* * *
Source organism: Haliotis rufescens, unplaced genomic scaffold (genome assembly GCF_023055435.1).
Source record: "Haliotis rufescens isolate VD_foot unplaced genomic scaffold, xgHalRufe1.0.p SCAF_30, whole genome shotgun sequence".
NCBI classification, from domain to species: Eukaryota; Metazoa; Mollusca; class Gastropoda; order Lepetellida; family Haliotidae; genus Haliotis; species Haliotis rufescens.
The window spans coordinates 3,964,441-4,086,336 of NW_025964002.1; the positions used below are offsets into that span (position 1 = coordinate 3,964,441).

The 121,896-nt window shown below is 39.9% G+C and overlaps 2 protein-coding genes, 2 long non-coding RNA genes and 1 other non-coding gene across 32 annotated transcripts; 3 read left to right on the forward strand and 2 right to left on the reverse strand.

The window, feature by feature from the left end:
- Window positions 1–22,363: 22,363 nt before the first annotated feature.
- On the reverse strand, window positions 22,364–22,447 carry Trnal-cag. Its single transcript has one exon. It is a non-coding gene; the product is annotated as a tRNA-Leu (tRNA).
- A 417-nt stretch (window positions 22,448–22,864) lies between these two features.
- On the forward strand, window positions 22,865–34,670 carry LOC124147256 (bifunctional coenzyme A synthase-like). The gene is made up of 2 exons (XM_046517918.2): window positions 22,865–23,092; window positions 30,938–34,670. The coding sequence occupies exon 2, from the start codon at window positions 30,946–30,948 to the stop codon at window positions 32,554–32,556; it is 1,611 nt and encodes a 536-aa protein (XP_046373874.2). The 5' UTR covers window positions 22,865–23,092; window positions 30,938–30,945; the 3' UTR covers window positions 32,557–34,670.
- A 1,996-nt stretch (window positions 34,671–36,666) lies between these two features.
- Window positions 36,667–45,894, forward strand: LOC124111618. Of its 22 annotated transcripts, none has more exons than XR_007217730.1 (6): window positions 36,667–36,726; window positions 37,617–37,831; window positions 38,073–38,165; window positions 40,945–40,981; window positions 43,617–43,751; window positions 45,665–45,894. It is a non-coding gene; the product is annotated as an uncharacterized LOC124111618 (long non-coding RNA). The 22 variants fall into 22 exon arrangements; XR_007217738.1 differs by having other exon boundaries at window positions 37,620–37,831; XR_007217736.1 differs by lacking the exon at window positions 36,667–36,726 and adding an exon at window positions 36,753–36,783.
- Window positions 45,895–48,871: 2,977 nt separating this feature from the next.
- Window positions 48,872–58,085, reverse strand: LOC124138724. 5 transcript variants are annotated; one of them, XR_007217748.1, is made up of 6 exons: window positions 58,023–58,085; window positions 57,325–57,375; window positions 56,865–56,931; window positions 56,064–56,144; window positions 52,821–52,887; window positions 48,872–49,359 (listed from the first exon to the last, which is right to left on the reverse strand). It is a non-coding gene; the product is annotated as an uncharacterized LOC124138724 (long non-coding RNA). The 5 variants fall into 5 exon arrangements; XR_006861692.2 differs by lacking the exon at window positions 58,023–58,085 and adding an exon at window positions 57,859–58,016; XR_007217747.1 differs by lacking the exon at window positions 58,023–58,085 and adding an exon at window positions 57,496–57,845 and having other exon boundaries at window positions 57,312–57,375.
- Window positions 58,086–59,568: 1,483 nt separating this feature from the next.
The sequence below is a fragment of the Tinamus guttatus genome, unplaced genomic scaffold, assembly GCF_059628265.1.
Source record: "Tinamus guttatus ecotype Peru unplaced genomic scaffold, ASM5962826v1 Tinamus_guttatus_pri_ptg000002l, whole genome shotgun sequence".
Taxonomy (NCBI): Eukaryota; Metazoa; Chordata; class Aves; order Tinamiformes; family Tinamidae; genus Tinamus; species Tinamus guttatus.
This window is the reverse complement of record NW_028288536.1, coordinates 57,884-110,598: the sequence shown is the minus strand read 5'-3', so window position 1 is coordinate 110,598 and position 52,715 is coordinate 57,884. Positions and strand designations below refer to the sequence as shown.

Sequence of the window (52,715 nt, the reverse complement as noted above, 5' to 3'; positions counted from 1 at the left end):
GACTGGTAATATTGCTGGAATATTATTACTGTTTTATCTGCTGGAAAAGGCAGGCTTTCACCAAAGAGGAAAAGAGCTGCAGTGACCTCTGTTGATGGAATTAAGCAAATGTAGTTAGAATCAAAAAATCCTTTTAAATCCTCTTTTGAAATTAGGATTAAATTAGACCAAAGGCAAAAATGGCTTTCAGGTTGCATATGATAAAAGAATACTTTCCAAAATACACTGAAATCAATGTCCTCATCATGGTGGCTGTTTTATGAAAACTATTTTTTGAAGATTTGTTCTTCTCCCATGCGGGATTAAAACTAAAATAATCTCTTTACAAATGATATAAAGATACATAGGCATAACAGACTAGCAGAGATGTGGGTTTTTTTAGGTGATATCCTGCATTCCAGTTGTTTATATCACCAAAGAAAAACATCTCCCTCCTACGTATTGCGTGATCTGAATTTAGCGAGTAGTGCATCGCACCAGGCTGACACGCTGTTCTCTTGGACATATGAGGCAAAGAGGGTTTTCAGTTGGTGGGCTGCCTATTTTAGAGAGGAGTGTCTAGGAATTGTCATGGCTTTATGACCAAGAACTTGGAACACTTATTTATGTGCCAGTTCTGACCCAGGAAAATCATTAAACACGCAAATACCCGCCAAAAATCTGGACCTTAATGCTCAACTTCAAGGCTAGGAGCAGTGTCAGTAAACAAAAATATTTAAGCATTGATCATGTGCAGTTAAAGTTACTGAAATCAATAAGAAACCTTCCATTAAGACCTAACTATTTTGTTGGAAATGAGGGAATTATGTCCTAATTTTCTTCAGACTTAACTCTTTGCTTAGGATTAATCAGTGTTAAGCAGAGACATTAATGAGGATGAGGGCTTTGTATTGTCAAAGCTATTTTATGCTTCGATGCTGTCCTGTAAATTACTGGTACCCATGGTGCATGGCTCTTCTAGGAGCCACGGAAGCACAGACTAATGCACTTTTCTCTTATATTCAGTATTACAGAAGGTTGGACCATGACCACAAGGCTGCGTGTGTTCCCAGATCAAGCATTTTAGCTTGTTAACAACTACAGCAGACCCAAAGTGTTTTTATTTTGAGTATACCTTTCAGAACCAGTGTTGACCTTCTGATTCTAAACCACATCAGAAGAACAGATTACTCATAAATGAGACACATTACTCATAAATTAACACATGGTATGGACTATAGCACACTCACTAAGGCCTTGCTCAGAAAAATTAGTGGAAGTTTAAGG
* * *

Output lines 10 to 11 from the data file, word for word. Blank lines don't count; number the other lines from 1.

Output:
- On the forward strand, window positions 22,865–34,670 carry LOC124147256 (bifunctional coenzyme A synthase-like). The gene is made up of 2 exons (XM_046517918.2): window positions 22,865–23,092; window positions 30,938–34,670. The coding sequence occupies exon 2, from the start codon at window positions 30,946–30,948 to the stop codon at window positions 32,554–32,556; it is 1,611 nt and encodes a 536-aa protein (XP_046373874.2). The 5' UTR covers window positions 22,865–23,092; window positions 30,938–30,945; the 3' UTR covers window positions 32,557–34,670.
- A 1,996-nt stretch (window positions 34,671–36,666) lies between these two features.